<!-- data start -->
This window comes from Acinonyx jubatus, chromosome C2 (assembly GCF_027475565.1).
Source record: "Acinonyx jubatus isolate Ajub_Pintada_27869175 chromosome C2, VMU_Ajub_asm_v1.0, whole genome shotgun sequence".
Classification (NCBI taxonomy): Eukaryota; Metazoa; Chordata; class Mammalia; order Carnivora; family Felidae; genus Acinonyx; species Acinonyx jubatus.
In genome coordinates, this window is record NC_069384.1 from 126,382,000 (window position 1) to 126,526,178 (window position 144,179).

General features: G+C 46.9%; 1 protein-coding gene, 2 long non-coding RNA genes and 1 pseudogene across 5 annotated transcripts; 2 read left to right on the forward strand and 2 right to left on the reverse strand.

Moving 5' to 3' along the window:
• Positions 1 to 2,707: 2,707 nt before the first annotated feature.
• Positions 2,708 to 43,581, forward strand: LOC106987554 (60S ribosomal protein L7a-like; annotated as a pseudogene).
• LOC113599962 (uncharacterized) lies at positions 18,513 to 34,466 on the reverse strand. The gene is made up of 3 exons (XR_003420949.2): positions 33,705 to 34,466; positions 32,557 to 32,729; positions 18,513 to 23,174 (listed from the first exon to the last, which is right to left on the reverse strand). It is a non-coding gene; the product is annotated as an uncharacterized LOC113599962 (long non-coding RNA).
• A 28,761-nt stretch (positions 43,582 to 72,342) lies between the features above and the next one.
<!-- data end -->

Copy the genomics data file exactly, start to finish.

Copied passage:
This window comes from Acinonyx jubatus, chromosome C2 (assembly GCF_027475565.1).
Source record: "Acinonyx jubatus isolate Ajub_Pintada_27869175 chromosome C2, VMU_Ajub_asm_v1.0, whole genome shotgun sequence".
Classification (NCBI taxonomy): Eukaryota; Metazoa; Chordata; class Mammalia; order Carnivora; family Felidae; genus Acinonyx; species Acinonyx jubatus.
In genome coordinates, this window is record NC_069384.1 from 126,382,000 (window position 1) to 126,526,178 (window position 144,179).

General features: G+C 46.9%; 1 protein-coding gene, 2 long non-coding RNA genes and 1 pseudogene across 5 annotated transcripts; 2 read left to right on the forward strand and 2 right to left on the reverse strand.

Moving 5' to 3' along the window:
• Positions 1 to 2,707: 2,707 nt before the first annotated feature.
• Positions 2,708 to 43,581, forward strand: LOC106987554 (60S ribosomal protein L7a-like; annotated as a pseudogene).
• LOC113599962 (uncharacterized) lies at positions 18,513 to 34,466 on the reverse strand. The gene is made up of 3 exons (XR_003420949.2): positions 33,705 to 34,466; positions 32,557 to 32,729; positions 18,513 to 23,174 (listed from the first exon to the last, which is right to left on the reverse strand). It is a non-coding gene; the product is annotated as an uncharacterized LOC113599962 (long non-coding RNA).
• A 28,761-nt stretch (positions 43,582 to 72,342) lies between the features above and the next one.